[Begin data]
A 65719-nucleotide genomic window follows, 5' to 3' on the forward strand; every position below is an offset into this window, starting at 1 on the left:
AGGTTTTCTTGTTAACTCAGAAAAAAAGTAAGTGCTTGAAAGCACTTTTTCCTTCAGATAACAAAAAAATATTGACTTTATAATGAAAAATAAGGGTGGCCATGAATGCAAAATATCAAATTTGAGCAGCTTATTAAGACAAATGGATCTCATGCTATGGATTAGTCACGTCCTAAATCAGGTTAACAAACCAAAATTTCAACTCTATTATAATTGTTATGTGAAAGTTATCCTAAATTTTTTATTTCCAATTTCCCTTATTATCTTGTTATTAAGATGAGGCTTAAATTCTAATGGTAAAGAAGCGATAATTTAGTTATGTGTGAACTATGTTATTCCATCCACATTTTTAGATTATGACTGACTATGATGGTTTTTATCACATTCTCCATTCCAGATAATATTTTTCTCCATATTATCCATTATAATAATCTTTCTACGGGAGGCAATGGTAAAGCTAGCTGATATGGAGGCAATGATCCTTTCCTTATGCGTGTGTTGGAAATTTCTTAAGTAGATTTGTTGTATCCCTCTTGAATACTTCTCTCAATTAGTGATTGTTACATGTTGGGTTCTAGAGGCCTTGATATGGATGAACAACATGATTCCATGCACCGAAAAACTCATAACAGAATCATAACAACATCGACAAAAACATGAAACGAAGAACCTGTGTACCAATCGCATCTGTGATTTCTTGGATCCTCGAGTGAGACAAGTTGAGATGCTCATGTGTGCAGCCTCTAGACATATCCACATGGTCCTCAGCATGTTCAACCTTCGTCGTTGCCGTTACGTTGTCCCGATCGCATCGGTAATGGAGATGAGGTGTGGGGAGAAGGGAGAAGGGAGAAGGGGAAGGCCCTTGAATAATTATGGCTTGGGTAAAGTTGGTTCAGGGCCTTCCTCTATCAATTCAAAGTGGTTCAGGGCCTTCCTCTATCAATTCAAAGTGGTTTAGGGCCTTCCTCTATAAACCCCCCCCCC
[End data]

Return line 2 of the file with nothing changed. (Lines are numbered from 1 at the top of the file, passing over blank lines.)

AGGTTTTCTTGTTAACTCAGAAAAAAAGTAAGTGCTTGAAAGCACTTTTTCCTTCAGATAACAAAAAAATATTGACTTTATAATGAAAAATAAGGGTGGCCATGAATGCAAAATATCAAATTTGAGCAGCTTATTAAGACAAATGGATCTCATGCTATGGATTAGTCACGTCCTAAATCAGGTTAACAAACCAAAATTTCAACTCTATTATAATTGTTATGTGAAAGTTATCCTAAATTTTTTATTTCCAATTTCCCTTATTATCTTGTTATTAAGATGAGGCTTAAATTCTAATGGTAAAGAAGCGATAATTTAGTTATGTGTGAACTATGTTATTCCATCCACATTTTTAGATTATGACTGACTATGATGGTTTTTATCACATTCTCCATTCCAGATAATATTTTTCTCCATATTATCCATTATAATAATCTTTCTACGGGAGGCAATGGTAAAGCTAGCTGATATGGAGGCAATGATCCTTTCCTTATGCGTGTGTTGGAAATTTCTTAAGTAGATTTGTTGTATCCCTCTTGAATACTTCTCTCAATTAGTGATTGTTACATGTTGGGTTCTAGAGGCCTTGATATGGATGAACAACATGATTCCATGCACCGAAAAACTCATAACAGAATCATAACAACATCGACAAAAACATGAAACGAAGAACCTGTGTACCAATCGCATCTGTGATTTCTTGGATCCTCGAGTGAGACAAGTTGAGATGCTCATGTGTGCAGCCTCTAGACATATCCACATGGTCCTCAGCATGTTCAACCTTCGTCGTTGCCGTTACGTTGTCCCGATCGCATCGGTAATGGAGATGAGGTGTGGGGAGAAGGGAGAAGGGAGAAGGGGAAGGCCCTTGAATAATTATGGCTTGGGTAAAGTTGGTTCAGGGCCTTCCTCTATCAATTCAAAGTGGTTCAGGGCCTTCCTCTATCAATTCAAAGTGGTTTAGGGCCTTCCTCTATAAACCCCCCCCCC